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Kaletsky: Macron and a new Europe.

Marcuard's Market update by GaveKal Dragonomics By Anatole Kaletsky With the populist, anti-EU tide now clearly reversing, first in Holland, then on Sunday night in France and finally in September's German elections, investors can put to rest their worries about a breakup of the euro or the European Union and focus instead on the continent's economic and financial fundamentals. These fundamentals have been steadily improving since the European Central Bank began its enormous bond purchase programme in March 2015. Mario Draghi could not eliminate the risk of a breakup of the euro or the EU driven not by financial markets but by populist politics, in the style of Brexit and the election of Donald Trump in the U.S. Investors have, therefore, been understandably nervous about committing big money to Europe. The decisive outcome of the French presidential election has now removed the tail-risk of "Frexit" and should radically improve economic and financial conditions throughout Europe before the end of this year. The biggest financial benefits of Macron's election may not even be felt in France but in the EU's "periphery" countries -- Italy, Spain, Portugal and Greece and, in a different way, Britain. While the short-term, market reaction may be to "sell the news" after last week's "buy the rumour", long-term investors should use any short-term dips to increase their exposure to euros, European equities and especially to the banks and bond markets of peripheral euro countries such as Italy, Spain and Greece. Italy and other "Club Med" countries can expect both domestic and external benefits from Macron's election. Externally, his presidency is almost certain to improve Franco-German relations and the management of the eurozone. With the EU threatened as never before by a "multi-crisis" of Brexit, Russian aggression, US indifference and Mediterranean refugee flows, Germany faces a clear and present danger to its national interest and its entire geopolitical strategy unless it eases the fiscal and regulatory stranglehold that has suffocated growth in the eurozone. Angela Merkel surely understands this, even if her finance ministry, the Bundesbank, and many German voters do not. If Macron takes even the smallest symbolic steps to deregulate labour markets and undertake other supply-side reforms, Merkel will have the perfect excuse to start relaxing eurozone financial conditions -- especially after Germany's September 22 election, when resistance among voters to helping Mediterranean countries via a "transfer union" will no longer matter very much. Internal politics in Italy, Spain and Greece will also benefit from the French election. An easing of German fiscal and regulatory pressures would allow Italy to resolve its banking problems by creating a publicly-financed bad bank. This would improve consumer and business confidence and could rapidly undermine support for populist anti-European parties inspired by the banking crisis. More generally, as the global populist movement that seemed unstoppable after Trump and Brexit comes to a standstill, a loss of momentum seems certain for Italy's 5-Star Movement, Spain's Podemos and the Syriza government in Greece. Combining these impacts on external and internal conditions, some of the biggest financial gains from Macron's election are likely to be seen in the bond markets and banks of Italy and Greece. Another indirect beneficiary of Macron's election may be Britain and the sterling-dollar exchange rate. If a stronger Franco-German relationship ends talk of a eurozone breakup and improves economic conditions in the single currency area, British voters will notice that the EU is growing faster than Britain and is not the moribund backwater they had assumed. If the British economy continues to weaken under the pressure of Brexit, a majority of British voters may well decide in the next year or so that it is mistake to leave the EU. While Brexit will be unstoppable if Theresa May wins the greatly increased majority expected on June 8, Macron's election suggests another possible option for 2019 and beyond. With the eurozone consolidating under the new Franco-German leadership into a fiscal union, the EU members that remain outside the euro will need to develop new institutions and eventually enshrine these in new treaties and trading agreements. For the single currency to survive in the long run, the EU will have to evolve into two closely related but distinct entities: an inside track heading to full-scale federation with jointly determined fiscal and monetary policies and common political institutions; and an outer ring consisting of independent countries that collaborate closely but do not share the objective of monetary, fiscal and political union. As the EU evolves into this twin-track structure, which is bound to happen if Macron and Merkel want to make the euro work, countries such as Sweden, Denmark and Poland will not commit to full-scale political and monetary union. But once these countries make clear that they will never join the euro, the EU's outer track will become very similar to the looser European Economic Area that also includes Norway, and the European Free Trade Area, which includes Switzerland too. Although the British government has implied that Brexit will mean departure from the EEA and EFTA, as well as the EU, this has never been explicitly stated. A combination of EU institutional reforms and an improving European economy under rejuvenated Franco-German leadership, could create the conditions for Britain to remain in the EEA or EFTA after Brexit. Therefore, investors in British assets should also pray for the success of President Macron. www.marcuardheritage.com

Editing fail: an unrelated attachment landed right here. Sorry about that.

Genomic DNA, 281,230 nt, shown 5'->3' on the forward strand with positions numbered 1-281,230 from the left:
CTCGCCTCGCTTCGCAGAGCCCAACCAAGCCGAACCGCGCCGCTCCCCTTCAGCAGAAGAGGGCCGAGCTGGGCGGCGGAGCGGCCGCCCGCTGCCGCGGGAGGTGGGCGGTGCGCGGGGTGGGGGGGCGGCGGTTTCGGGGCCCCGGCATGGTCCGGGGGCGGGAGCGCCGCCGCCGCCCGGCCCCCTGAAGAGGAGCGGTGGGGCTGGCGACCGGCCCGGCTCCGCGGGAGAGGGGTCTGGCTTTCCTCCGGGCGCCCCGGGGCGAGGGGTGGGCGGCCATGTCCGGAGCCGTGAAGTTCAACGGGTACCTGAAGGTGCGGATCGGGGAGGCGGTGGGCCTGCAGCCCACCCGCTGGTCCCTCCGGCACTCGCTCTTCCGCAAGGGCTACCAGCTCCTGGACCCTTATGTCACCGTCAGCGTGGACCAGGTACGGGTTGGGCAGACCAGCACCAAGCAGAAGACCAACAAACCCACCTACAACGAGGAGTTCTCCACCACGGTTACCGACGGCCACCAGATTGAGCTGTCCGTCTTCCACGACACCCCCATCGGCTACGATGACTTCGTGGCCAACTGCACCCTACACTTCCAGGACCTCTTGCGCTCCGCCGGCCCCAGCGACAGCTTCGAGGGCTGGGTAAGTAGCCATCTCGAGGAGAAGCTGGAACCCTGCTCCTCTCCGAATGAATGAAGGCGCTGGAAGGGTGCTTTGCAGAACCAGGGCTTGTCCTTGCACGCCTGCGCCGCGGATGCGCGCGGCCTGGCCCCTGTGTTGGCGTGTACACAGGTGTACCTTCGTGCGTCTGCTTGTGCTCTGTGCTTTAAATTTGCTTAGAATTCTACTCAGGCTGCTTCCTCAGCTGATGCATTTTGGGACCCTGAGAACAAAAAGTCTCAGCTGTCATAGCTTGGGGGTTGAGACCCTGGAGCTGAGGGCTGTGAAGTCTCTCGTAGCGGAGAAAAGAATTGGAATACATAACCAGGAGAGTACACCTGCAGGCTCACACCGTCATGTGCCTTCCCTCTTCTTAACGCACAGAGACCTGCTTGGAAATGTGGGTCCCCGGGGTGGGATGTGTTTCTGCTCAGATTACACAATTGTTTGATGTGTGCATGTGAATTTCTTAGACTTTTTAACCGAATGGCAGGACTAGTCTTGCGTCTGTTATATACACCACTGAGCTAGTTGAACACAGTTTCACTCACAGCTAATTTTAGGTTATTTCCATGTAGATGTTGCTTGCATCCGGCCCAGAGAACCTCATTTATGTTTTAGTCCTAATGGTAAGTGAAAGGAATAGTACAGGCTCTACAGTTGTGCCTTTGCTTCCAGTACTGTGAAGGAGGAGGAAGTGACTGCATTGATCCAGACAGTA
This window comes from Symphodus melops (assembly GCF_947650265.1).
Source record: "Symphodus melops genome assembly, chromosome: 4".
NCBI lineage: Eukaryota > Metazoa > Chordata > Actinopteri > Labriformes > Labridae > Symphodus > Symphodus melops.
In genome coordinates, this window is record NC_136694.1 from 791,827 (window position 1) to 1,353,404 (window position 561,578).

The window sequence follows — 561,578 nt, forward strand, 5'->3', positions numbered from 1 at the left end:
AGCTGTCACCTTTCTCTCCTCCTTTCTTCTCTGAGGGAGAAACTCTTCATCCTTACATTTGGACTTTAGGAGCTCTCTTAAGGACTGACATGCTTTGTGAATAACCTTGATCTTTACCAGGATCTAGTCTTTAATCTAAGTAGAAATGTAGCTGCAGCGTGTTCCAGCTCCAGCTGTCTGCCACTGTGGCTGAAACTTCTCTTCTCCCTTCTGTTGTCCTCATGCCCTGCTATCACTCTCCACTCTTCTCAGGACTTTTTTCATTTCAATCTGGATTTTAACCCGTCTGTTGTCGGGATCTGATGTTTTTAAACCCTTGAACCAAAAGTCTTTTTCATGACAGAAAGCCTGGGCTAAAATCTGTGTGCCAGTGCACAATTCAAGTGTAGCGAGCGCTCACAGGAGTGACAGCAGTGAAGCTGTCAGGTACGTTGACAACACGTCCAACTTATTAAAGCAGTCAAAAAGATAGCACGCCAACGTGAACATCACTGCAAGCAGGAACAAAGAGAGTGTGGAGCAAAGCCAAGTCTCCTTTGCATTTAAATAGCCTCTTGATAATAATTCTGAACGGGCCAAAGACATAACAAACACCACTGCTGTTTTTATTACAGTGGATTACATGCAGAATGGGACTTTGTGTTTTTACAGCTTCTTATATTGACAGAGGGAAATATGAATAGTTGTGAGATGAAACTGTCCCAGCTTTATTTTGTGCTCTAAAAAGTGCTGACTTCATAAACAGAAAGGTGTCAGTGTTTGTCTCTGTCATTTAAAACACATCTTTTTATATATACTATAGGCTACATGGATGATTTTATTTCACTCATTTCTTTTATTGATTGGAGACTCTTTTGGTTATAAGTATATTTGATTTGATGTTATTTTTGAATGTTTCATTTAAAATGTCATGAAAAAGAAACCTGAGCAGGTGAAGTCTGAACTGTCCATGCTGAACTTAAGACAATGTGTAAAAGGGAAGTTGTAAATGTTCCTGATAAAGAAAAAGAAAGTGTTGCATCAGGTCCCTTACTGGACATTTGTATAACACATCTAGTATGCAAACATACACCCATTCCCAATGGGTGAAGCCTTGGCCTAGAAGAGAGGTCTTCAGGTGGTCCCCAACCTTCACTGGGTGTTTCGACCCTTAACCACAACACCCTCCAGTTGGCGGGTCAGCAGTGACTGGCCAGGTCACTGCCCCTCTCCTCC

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Publication:Financial Mirror (Cyprus)
Date:May 12, 2017
Words:907
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